16. The color filter array of claim 15, wherein the transmission spectrum is shifted using paints or dyestuffs.
17. The color filter array of claim 15, wherein each color filter shifts the transmission spectrum of incident light by an amount equal in magnitude but opposite in direction to the wavelength offset.
18. The color filter array of claim 15, wherein the plurality of color filters are arranged in overlapping units, each unit including green, yellow, and cyan color filters in a ratio of 2:1:1, respectively.
Description
PRIORITY STATEMENT

This application claims priority under 35 U.S.C. § 119 to Korean Patent Application No. 2006-85867, filed on Sep. 6, 2006, the entire contents of which are hereby incorporated by reference.

BACKGROUND

Image sensors widely employed in digital cameras function to convert optical signals into electrical signals. This conversion process may occur in pixels of a CMOS image sensor (CIS), each pixel including a photodiode and a read circuit. An image may be obtained by generating charges from light absorbed into the photodiode and converting those charges into voltage and current. During this procedure, since information about brightness may be identified from an image, color filters may be used to obtain color information about the image. To display hue, three distinct colors may be needed.

An image sensor for implementing a color image may include color filters over pixels (photosensitive devices) generating and accumulating photoelectrons in response to externally incident light. The color filters may include three components, for example, red, green, and blue filters, or yellow, magenta, and cyan filters.

If there are many pixels integrated in an image sensor for the purpose of obtaining a high-quality image, sensitivity may be reduced and crosstalk increased in the image sensor because of a smaller pixel size.

Crosstalk is an effect of changing the original spectrum characteristics and deteriorating color reproductibility because of interference between a color signal from one pixel and a color signal from another pixel.

From this reason, a color correction system may be employed to repair problems with degradation of sensitivity and increases in crosstalk in an image sensor. However, color correction systems may cause an increase in noise, decreasing a signal-to-noise ratio (SNR) or a rate of color reproduction.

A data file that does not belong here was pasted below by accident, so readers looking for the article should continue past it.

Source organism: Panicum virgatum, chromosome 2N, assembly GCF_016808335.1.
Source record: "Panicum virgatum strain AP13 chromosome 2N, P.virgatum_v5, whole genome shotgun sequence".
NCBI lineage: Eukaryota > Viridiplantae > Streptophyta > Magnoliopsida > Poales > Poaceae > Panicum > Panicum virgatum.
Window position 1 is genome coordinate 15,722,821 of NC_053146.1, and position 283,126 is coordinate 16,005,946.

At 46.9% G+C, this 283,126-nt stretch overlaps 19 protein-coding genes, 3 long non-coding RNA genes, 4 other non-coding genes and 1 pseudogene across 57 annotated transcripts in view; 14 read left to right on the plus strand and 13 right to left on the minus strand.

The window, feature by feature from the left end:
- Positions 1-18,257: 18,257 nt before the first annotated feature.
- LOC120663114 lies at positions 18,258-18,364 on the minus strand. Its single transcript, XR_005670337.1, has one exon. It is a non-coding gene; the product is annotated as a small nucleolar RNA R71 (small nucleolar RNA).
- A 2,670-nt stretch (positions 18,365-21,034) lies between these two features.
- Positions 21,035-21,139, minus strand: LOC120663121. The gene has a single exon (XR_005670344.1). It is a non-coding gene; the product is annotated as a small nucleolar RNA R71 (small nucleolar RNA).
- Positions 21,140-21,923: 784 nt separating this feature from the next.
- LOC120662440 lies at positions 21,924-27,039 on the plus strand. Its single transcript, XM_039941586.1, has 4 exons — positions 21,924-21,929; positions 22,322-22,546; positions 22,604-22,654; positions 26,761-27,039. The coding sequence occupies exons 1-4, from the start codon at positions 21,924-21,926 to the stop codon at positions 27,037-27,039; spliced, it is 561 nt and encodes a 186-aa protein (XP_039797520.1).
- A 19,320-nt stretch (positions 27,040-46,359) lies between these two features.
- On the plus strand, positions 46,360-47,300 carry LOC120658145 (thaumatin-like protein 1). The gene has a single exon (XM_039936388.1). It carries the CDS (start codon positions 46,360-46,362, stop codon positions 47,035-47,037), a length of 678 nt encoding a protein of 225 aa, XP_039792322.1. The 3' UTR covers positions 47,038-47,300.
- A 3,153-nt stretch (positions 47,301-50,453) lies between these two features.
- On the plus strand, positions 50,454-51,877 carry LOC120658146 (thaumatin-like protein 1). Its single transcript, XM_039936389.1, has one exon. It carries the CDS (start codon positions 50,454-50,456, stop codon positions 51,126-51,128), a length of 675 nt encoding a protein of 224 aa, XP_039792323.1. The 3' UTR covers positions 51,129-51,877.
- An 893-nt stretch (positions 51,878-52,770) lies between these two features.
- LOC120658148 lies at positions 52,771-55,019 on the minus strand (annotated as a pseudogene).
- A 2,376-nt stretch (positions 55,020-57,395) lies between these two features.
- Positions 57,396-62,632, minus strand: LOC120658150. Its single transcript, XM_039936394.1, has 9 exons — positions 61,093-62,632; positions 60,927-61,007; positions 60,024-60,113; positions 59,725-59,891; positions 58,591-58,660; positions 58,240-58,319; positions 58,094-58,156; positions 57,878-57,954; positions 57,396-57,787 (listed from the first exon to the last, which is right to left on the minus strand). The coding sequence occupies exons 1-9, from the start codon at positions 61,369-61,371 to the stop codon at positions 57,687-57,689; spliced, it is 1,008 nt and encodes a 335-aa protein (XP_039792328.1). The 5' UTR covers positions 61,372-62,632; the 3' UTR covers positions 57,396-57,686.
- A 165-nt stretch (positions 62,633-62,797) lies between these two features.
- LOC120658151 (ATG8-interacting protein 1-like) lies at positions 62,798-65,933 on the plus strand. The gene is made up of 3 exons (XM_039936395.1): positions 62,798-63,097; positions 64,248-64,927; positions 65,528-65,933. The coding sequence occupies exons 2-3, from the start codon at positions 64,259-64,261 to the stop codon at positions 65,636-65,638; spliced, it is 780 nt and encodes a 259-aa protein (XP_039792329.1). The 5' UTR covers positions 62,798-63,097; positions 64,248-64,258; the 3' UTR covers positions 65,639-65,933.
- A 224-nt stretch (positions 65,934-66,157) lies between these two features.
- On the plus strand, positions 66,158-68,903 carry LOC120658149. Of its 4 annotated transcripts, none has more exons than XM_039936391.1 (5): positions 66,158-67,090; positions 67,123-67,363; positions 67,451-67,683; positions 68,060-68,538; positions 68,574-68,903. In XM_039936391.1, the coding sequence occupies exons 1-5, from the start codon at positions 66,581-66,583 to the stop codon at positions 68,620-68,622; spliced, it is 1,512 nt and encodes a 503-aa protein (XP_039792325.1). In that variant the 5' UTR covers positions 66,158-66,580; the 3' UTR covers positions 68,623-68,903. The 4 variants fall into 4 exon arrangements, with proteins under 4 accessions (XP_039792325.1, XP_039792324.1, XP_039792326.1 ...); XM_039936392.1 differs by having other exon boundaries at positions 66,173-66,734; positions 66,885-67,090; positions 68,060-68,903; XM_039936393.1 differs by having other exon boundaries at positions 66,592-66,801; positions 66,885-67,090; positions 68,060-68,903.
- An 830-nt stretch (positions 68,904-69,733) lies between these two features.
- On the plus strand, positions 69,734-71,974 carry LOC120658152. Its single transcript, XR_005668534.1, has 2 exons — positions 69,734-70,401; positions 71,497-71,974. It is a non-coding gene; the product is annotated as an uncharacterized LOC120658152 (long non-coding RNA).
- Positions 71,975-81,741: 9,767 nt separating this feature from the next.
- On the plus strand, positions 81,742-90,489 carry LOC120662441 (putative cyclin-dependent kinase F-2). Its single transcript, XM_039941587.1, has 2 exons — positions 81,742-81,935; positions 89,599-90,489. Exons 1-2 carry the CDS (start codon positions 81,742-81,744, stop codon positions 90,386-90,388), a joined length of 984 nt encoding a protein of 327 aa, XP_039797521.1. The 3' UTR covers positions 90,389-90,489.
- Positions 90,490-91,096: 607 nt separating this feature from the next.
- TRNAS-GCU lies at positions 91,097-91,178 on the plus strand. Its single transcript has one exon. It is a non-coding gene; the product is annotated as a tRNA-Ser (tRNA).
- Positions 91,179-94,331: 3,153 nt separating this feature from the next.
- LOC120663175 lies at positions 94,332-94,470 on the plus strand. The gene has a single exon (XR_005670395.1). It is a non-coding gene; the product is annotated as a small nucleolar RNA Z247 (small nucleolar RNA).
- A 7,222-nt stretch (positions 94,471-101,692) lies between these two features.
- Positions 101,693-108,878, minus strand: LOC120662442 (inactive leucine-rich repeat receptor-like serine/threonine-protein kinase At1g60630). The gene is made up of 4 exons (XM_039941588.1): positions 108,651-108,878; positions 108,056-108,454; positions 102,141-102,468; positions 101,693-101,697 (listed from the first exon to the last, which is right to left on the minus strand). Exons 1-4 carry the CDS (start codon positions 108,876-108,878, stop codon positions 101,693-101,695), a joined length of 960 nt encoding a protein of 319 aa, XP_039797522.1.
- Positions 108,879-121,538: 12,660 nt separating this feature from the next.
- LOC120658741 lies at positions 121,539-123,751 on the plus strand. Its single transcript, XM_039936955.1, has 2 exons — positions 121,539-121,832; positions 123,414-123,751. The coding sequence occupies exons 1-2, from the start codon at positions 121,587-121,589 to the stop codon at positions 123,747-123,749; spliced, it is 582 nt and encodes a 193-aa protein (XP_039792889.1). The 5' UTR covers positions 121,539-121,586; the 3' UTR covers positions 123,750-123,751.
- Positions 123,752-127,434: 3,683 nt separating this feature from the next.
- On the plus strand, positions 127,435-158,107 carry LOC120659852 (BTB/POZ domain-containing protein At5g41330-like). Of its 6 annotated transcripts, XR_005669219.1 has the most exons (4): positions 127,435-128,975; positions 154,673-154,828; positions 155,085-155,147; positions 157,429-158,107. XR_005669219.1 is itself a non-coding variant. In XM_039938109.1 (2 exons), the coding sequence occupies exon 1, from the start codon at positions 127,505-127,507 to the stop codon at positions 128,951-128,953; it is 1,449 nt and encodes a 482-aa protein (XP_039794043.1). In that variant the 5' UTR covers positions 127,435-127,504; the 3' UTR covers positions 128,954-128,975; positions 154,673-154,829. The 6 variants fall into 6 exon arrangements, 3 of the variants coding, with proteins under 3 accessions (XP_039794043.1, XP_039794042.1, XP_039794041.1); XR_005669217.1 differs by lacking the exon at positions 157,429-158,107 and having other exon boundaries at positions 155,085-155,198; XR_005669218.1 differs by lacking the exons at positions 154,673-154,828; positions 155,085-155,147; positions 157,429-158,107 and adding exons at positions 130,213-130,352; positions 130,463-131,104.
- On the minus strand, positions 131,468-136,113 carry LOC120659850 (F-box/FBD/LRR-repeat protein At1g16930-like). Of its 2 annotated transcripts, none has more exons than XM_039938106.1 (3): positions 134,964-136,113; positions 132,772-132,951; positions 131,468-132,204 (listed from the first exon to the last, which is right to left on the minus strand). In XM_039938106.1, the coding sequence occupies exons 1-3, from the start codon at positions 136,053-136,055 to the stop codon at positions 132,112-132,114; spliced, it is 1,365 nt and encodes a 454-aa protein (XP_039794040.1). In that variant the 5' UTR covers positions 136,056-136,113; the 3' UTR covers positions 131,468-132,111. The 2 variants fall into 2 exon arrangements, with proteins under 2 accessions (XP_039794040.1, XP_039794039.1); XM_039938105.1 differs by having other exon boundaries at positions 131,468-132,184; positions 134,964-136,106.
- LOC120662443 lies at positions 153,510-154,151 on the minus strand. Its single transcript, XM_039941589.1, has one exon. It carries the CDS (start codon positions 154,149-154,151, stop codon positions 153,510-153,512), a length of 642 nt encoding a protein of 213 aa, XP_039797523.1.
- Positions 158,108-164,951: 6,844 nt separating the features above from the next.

SUMMARY

A color filter array of a CMOS image sensor according to an example embodiment may include microlenses, color filters, and/or pixels. The microlenses may be configured to condense incident light. The color filters may be configured to extract colors from light passed through the microlenses. The pixels may be configured to receive colors from the color filters. The color filters may include yellow, green, and cyan filters. The color filters may be disposed in a plurality of color filter units.

Each color filter unit may be divided into four sections with a first section including a yellow filter, a second section including a green filter, a third section including a cyan filter, and a fourth section including another green filter. Alternatively, the first section may include a green filter, the second section may include a cyan filter, the third section may include another green filter, and the fourth section may include a yellow filter. Also alternatively, the first section may include a cyan filter, the second section may include a green filter, the third section may include a yellow filter, and the fourth section may include another green filter. Also alternatively, the first section may include a green filter, the second section may include a yellow filter, the third section may include another green filter, and the fourth section may include a cyan filter.

A transmission spectrum of each yellow filter may be shifted to offset crosstalk effects from peripheral pixels based on a measured wavelength variation in each yellow pixel. The transmission spectrum of each yellow filter may be shifted using at least one compound with paints or dyestuffs.

Also, the transmission spectrum of each cyan filter may be shifted to offset crosstalk effects from peripheral pixels based on a measured wavelength variation in each cyan pixel. The transmission spectrum of each cyan filter may be shifted using at least one compound with paints or dyestuffs.

An image sensor may include a color filter array according to an example embodiment. A portable camera may include an image sensor including a color filter array according to an example embodiment.